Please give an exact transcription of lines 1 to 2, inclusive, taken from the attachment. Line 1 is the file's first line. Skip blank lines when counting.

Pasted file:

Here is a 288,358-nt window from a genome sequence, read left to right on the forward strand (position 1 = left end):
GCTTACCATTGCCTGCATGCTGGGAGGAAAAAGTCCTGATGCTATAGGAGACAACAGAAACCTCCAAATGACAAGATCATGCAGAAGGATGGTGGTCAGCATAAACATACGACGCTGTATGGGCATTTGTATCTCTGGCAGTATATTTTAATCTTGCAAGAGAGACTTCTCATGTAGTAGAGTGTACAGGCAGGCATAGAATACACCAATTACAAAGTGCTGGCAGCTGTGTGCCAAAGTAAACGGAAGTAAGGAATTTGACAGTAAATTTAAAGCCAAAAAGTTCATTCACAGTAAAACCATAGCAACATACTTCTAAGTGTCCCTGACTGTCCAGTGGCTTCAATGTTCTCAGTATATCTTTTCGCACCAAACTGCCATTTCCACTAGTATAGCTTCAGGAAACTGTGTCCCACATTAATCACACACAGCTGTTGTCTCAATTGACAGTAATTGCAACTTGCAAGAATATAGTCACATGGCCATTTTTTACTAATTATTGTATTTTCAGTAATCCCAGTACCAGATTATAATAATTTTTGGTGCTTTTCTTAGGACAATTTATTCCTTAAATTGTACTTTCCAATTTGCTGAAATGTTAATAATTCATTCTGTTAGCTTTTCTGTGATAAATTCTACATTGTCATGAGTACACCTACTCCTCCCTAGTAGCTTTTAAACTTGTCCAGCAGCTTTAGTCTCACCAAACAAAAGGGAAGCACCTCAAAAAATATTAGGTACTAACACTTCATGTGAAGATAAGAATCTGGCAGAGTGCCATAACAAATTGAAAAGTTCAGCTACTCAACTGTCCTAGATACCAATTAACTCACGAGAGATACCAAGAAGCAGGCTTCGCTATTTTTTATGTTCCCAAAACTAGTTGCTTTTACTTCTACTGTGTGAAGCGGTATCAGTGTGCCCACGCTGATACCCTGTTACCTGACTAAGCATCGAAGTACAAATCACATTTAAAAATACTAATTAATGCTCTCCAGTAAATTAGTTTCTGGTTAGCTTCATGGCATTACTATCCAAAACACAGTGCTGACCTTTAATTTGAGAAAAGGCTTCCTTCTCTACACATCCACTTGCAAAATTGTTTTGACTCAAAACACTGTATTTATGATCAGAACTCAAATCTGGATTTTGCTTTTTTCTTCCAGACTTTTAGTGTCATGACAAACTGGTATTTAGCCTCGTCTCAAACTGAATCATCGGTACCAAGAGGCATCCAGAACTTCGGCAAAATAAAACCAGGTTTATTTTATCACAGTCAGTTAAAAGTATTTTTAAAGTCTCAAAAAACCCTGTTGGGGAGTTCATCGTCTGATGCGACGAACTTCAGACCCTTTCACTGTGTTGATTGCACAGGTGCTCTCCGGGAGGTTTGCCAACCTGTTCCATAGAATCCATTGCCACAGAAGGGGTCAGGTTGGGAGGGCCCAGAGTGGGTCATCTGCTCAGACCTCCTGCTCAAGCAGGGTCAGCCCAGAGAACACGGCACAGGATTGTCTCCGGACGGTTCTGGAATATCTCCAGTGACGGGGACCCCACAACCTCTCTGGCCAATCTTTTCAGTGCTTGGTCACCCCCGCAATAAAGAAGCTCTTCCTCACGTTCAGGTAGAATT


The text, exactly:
Here is a 288,358-nt window from a genome sequence, read left to right on the forward strand (position 1 = left end):
GCTTACCATTGCCTGCATGCTGGGAGGAAAAAGTCCTGATGCTATAGGAGACAACAGAAACCTCCAAATGACAAGATCATGCAGAAGGATGGTGGTCAGCATAAACATACGACGCTGTATGGGCATTTGTATCTCTGGCAGTATATTTTAATCTTGCAAGAGAGACTTCTCATGTAGTAGAGTGTACAGGCAGGCATAGAATACACCAATTACAAAGTGCTGGCAGCTGTGTGCCAAAGTAAACGGAAGTAAGGAATTTGACAGTAAATTTAAAGCCAAAAAGTTCATTCACAGTAAAACCATAGCAACATACTTCTAAGTGTCCCTGACTGTCCAGTGGCTTCAATGTTCTCAGTATATCTTTTCGCACCAAACTGCCATTTCCACTAGTATAGCTTCAGGAAACTGTGTCCCACATTAATCACACACAGCTGTTGTCTCAATTGACAGTAATTGCAACTTGCAAGAATATAGTCACATGGCCATTTTTTACTAATTATTGTATTTTCAGTAATCCCAGTACCAGATTATAATAATTTTTGGTGCTTTTCTTAGGACAATTTATTCCTTAAATTGTACTTTCCAATTTGCTGAAATGTTAATAATTCATTCTGTTAGCTTTTCTGTGATAAATTCTACATTGTCATGAGTACACCTACTCCTCCCTAGTAGCTTTTAAACTTGTCCAGCAGCTTTAGTCTCACCAAACAAAAGGGAAGCACCTCAAAAAATATTAGGTACTAACACTTCATGTGAAGATAAGAATCTGGCAGAGTGCCATAACAAATTGAAAAGTTCAGCTACTCAACTGTCCTAGATACCAATTAACTCACGAGAGATACCAAGAAGCAGGCTTCGCTATTTTTTATGTTCCCAAAACTAGTTGCTTTTACTTCTACTGTGTGAAGCGGTATCAGTGTGCCCACGCTGATACCCTGTTACCTGACTAAGCATCGAAGTACAAATCACATTTAAAAATACTAATTAATGCTCTCCAGTAAATTAGTTTCTGGTTAGCTTCATGGCATTACTATCCAAAACACAGTGCTGACCTTTAATTTGAGAAAAGGCTTCCTTCTCTACACATCCACTTGCAAAATTGTTTTGACTCAAAACACTGTATTTATGATCAGAACTCAAATCTGGATTTTGCTTTTTTCTTCCAGACTTTTAGTGTCATGACAAACTGGTATTTAGCCTCGTCTCAAACTGAATCATCGGTACCAAGAGGCATCCAGAACTTCGGCAAAATAAAACCAGGTTTATTTTATCACAGTCAGTTAAAAGTATTTTTAAAGTCTCAAAAAACCCTGTTGGGGAGTTCATCGTCTGATGCGACGAACTTCAGACCCTTTCACTGTGTTGATTGCACAGGTGCTCTCCGGGAGGTTTGCCAACCTGTTCCATAGAATCCATTGCCACAGAAGGGGTCAGGTTGGGAGGGCCCAGAGTGGGTCATCTGCTCAGACCTCCTGCTCAAGCAGGGTCAGCCCAGAGAACACGGCACAGGATTGTCTCCGGACGGTTCTGGAATATCTCCAGTGACGGGGACCCCACAACCTCTCTGGCCAATCTTTTCAGTGCTTGGTCACCCCCGCAATAAAGAAGCTCTTCCTCACGTTCAGGTAGAATT